One of my favorite shows on TV right now is Rubicon (Sundays on AMC). Rubicon is a show about top-secret data analysts looking to make sense of a sea of information, never quite sure where they stand. The show mirrors this ethos in its presentation. I love the intricate web of converging story-lines, I love watching the characters reveal things about themselves in the little moments, and I love the quiet paranoia of never quite knowing what's important and what's a red herring. I love everything about Rubicon, but I readily see where it simply wouldn't be for everyone.
That's not a bad thing. One of the repercussions of 500 channels is that TV Networks make more "targeted programming," geared to specific audiences. While there are negatives with that reality, one of the benefits is that you, me, your eccentric uncle Albert are all more likely to find shows we like.
This brings me to Hellcats, of which the nicest thing I can say is, a show most definitely not made for me.
I feel cliche even writing this, but there is no simpler way than to say: think BRING IT ON goes to college. What do you want from me? I will bet you any amount of money in the Universe those words were spoken EXACTLY in that order in the pitch meeting.
At CW headquarters.
Those three words above got their own sentence, their own paragraph because it's an essential part of the show. If you know anything about the CW, or TAFKAWAYIRTMWUBTASALWATEVINSTTAROATJWTA) (The Artist Formerly Known As WB And Yes I Realize They Merged With UPN But They Are Still As Lilly-White As They Ever Were I'm Not Saying That They Are Racist Or Anything That's Just Who They Are), then you're halfway there. You could be in a hotel in a strange city where you don't know any of the channels, find Hellcats on Channel 9 and INSTANTLY know you had the CW.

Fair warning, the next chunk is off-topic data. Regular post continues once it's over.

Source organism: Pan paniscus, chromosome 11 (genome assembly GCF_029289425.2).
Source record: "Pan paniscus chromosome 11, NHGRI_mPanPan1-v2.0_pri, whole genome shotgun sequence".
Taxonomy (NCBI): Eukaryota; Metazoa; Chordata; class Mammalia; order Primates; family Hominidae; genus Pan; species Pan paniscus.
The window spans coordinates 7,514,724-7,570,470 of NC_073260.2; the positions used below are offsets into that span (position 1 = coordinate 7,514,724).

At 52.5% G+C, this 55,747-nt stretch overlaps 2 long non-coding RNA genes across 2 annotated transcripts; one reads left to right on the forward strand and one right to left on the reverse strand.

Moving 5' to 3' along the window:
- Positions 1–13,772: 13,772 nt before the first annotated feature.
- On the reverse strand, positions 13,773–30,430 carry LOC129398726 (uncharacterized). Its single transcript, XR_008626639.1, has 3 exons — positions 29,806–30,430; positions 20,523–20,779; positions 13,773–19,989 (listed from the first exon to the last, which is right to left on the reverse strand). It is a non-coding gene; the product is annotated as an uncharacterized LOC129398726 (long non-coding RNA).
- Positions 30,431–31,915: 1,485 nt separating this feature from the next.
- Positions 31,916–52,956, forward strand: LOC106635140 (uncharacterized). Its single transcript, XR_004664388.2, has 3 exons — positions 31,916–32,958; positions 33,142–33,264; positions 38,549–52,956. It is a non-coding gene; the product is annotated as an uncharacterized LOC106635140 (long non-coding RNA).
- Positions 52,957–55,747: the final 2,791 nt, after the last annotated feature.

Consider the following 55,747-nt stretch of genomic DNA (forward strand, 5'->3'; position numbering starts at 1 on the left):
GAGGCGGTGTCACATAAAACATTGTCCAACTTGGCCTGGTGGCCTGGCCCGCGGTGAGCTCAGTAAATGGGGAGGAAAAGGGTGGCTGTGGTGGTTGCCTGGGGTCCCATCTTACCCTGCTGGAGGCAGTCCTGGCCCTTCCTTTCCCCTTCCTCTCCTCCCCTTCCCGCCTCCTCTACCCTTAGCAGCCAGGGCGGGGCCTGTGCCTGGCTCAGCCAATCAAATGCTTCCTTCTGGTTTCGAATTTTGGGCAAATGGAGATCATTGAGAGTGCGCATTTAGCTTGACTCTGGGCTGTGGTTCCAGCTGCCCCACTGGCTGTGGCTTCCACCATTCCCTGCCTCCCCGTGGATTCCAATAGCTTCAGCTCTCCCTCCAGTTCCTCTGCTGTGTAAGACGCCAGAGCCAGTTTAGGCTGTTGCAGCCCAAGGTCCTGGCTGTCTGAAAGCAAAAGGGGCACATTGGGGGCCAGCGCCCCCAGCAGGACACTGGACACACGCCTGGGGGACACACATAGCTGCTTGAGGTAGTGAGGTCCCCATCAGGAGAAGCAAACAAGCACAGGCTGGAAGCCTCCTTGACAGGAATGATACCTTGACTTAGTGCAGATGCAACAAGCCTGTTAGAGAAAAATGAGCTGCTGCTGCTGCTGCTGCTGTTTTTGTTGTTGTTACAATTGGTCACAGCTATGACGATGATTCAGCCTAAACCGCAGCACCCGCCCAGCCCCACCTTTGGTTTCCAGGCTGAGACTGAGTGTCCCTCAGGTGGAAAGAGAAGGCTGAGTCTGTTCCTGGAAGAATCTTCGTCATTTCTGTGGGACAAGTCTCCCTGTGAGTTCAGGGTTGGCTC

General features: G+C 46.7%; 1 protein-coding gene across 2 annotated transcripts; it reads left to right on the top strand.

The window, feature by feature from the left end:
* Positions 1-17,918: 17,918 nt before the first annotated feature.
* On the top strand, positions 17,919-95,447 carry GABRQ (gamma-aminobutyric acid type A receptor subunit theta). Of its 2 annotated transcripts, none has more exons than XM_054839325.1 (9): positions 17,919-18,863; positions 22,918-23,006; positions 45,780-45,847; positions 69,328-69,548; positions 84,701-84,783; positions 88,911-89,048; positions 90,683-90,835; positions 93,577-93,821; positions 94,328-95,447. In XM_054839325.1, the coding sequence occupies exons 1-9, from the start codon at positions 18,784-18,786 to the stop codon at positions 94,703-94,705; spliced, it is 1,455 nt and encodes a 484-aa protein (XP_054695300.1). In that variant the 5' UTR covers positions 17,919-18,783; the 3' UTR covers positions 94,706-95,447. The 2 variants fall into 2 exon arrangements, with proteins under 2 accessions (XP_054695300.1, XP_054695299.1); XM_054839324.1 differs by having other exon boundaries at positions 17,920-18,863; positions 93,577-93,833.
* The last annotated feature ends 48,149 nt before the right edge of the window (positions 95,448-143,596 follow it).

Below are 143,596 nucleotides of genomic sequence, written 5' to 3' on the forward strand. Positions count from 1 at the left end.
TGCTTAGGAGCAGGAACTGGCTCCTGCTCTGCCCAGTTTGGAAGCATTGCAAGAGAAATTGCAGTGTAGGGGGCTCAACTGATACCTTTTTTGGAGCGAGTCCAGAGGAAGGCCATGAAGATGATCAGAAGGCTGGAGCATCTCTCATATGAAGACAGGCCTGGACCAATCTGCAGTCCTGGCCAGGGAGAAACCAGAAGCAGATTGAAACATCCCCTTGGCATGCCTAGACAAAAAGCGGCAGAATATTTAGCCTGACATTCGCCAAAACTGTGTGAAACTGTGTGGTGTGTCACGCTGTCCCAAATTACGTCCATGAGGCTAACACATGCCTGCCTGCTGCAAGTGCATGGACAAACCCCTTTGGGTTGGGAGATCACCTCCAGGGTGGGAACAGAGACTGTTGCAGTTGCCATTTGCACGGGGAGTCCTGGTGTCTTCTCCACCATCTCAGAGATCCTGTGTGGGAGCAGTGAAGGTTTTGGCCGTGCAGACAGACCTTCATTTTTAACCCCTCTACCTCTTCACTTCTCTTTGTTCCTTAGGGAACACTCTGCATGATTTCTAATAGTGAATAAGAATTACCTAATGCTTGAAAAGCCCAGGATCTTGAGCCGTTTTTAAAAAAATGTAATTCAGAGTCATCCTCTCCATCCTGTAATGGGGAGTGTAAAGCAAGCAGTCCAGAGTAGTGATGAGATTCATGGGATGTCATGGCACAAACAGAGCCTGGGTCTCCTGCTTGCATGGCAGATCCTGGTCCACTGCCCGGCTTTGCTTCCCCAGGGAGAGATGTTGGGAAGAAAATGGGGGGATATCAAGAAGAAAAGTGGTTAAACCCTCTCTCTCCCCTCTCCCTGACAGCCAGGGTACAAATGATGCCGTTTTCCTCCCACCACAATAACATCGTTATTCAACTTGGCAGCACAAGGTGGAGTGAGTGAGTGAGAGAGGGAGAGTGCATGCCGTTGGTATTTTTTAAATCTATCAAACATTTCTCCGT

The CW: where everybody's white, even if they're not
Again, not hating, that's just the show. And for what it's worth, Hellcats embodies the ethos of its subject matter the same way Rubicon does. Full of pep. It has places to go; no time to look at the scenery!
My dad shook his head at the premise of Hellcats. "That would get old fast - there's no plot." With all due respect to him, he's got it dead opposite. The problem (for me) with Hellcats, beyond the recycled story-lines, telegraphed plot-points and Barbie-Ken acting is that there is too much plot. In a show like Rubicon the journey is the experience. Hellcats operates more on the premise that there's a party to get to, like NOW, so let's do this thing.
Go, Fight, Win, Tonight! Not Tomorrow - TONIGHT!!!!!!